And I got this comment by @coastalgeology.kiel: “Dear Mirjam, the beautiful ubiquitous regular bedform structures sure are fascinating in their regularity. Note the long symmetric ripple crests that merge and diverge (=bifurcations). This is a nice question about stability: The sea bed moves if it can… And fine sand may form symmetric ripples if the back and forth motion of the waves is strong enough to move, but not too strong to wash away the structures. The wavelength of the ripples scales with the orbital velocity and the period of the waves and the bed sediment characteristics (grain size and roughness). If no sand is available, if it is too coarse, or the bed and wave characterists change, ripples cannot form. In your photo this is the case in the vicinity of the algae, and in the region of shell hash, which is transported (partly in strikes) but does not form ripples itself…”
Next day: Watching swans and their wakes.
And then: back to work. Watching the rain on a puddle…
And I guess the next day I wasn’t feeling like grey Hamburg weather, so I dreamt myself back to sunny Bergen!
Then, more wave watching from the train. Today with a ship’s wake as well as the wake that forms at the bridge’s pylon because there is a strong current on Elbe river.
And then, I went on a trip with my godson & his family to Möhnesee. We’ve been there before (you might remember the very cool hoar frost we saw there), but it’s always worth a trip!
It was a very windy day, so we got to see some nice wave action.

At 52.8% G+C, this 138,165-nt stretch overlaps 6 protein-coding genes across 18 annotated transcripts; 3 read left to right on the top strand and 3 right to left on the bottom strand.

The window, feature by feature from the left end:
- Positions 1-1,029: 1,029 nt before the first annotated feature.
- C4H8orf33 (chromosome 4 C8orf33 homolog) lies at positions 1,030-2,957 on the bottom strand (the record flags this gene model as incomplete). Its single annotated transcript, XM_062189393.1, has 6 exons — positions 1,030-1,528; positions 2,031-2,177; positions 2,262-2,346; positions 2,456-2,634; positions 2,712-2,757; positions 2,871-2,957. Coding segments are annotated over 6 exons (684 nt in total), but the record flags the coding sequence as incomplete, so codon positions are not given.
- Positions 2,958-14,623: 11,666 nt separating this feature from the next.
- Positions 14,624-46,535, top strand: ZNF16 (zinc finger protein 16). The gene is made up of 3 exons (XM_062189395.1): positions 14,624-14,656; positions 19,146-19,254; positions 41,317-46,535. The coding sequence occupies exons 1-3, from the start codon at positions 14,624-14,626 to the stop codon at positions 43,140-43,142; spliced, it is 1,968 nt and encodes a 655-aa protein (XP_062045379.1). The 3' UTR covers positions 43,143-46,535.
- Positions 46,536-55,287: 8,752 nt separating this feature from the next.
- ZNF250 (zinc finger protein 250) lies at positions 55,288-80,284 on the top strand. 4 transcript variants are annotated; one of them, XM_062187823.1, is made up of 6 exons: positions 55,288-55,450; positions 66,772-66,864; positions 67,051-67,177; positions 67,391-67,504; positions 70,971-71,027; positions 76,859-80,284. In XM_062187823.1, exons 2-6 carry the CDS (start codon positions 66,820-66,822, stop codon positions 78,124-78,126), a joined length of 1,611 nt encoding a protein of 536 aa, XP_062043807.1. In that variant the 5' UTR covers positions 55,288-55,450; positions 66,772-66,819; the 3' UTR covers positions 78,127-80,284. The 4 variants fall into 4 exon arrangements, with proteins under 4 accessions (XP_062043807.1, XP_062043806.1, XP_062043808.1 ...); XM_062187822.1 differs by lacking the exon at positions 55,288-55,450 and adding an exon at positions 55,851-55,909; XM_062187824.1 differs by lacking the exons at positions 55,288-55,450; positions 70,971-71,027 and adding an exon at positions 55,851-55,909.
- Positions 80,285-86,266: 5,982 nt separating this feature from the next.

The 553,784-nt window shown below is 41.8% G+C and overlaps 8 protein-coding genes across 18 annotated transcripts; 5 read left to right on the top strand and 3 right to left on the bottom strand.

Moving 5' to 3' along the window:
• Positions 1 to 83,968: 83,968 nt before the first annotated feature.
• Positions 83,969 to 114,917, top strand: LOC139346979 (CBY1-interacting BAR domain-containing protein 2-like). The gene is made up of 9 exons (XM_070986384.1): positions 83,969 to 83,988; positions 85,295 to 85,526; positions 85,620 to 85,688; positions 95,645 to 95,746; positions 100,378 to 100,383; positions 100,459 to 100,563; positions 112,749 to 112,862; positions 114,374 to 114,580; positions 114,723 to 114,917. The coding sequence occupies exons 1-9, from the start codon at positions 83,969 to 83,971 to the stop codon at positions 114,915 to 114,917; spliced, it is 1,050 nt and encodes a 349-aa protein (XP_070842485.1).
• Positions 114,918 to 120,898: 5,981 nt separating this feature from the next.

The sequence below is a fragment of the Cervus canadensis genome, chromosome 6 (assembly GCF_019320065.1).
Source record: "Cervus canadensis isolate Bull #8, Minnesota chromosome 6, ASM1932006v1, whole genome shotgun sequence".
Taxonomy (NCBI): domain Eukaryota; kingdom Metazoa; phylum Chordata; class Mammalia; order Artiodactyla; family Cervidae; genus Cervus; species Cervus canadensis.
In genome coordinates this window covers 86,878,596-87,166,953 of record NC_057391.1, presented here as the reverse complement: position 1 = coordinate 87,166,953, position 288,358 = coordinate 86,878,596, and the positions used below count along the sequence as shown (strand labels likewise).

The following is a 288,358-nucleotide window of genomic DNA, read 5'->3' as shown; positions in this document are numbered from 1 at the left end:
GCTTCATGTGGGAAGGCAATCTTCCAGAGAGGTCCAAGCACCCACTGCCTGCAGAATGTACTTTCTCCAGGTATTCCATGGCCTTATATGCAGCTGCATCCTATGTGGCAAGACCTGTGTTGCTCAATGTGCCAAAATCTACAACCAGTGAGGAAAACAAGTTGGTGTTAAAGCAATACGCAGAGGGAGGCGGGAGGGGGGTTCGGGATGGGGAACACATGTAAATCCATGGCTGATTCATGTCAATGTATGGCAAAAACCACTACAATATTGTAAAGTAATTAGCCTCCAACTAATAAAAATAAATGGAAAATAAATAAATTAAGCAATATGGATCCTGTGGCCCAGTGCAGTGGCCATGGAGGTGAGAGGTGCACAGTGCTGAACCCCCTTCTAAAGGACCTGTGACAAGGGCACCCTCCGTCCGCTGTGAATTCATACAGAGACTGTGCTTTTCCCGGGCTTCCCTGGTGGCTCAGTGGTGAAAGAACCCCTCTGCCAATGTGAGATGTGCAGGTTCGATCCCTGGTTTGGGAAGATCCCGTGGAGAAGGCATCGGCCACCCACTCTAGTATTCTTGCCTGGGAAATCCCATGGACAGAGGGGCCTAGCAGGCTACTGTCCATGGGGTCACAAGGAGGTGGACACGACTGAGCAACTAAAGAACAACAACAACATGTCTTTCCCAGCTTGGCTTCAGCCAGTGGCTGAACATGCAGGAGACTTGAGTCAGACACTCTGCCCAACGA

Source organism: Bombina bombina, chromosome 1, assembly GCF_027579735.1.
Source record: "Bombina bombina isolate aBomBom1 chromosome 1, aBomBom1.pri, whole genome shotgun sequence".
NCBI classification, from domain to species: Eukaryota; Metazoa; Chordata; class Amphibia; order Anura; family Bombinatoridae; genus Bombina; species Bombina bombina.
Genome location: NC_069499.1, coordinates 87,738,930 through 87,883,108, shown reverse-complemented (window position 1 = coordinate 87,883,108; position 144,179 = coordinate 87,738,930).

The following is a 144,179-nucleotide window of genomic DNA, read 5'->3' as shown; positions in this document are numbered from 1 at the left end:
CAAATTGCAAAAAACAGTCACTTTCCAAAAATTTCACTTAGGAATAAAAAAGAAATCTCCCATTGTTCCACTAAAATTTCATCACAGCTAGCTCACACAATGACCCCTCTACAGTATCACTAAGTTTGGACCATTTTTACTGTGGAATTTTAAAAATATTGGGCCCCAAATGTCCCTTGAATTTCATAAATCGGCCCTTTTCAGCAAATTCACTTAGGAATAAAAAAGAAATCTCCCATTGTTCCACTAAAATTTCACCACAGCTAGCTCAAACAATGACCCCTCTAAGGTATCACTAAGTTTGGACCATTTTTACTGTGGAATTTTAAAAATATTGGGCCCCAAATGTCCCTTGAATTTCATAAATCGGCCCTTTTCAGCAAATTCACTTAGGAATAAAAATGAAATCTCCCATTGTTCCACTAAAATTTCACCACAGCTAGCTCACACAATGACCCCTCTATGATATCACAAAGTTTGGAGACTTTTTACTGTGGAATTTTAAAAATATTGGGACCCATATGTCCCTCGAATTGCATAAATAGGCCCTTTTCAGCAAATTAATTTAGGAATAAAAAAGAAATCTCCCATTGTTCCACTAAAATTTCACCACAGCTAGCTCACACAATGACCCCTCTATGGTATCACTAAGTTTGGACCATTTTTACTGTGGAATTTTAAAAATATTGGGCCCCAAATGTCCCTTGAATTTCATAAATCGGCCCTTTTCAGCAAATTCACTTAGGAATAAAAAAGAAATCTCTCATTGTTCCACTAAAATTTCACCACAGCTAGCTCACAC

The gusts of wind ran over the surface of the lake, making the weirdest pattern.
Fun to see how in the lee of the land the water surface is absolutely flat, but the further out of the lee you move, the more wave action happens!
Also really interesting to see how little water there is in the reservoir, and how previous water levels are still archived in the stripes of debris on the shore.
And: A foam stripe parallel to the wall!
This is always such an interesting place to visit!
Here the downstream side of the reservoir. Quite impressive!
And then: Some gold fish watching!
I didn’t use any filters or anything on these pictures, the fish were really that colorful! Here with some waves after a pebble happened to drop into the pond…
And some wind waves.
And the super spooky reflection of the dark, naked tree skeletons in the back…
I love how there are so many layers visible here from the reflection at the surface to fish at different depths. This might actually be one of my favourite wave watching pics of all times!
But then I of course always love water running into water, making waves…
Some more layers here: Reflections, surface waves, stuff floating in the water, ripples on the ground…
Oh, and then the one day where I only managed to see the water by proxy of seeing the cranes at the port of Kiel across the city.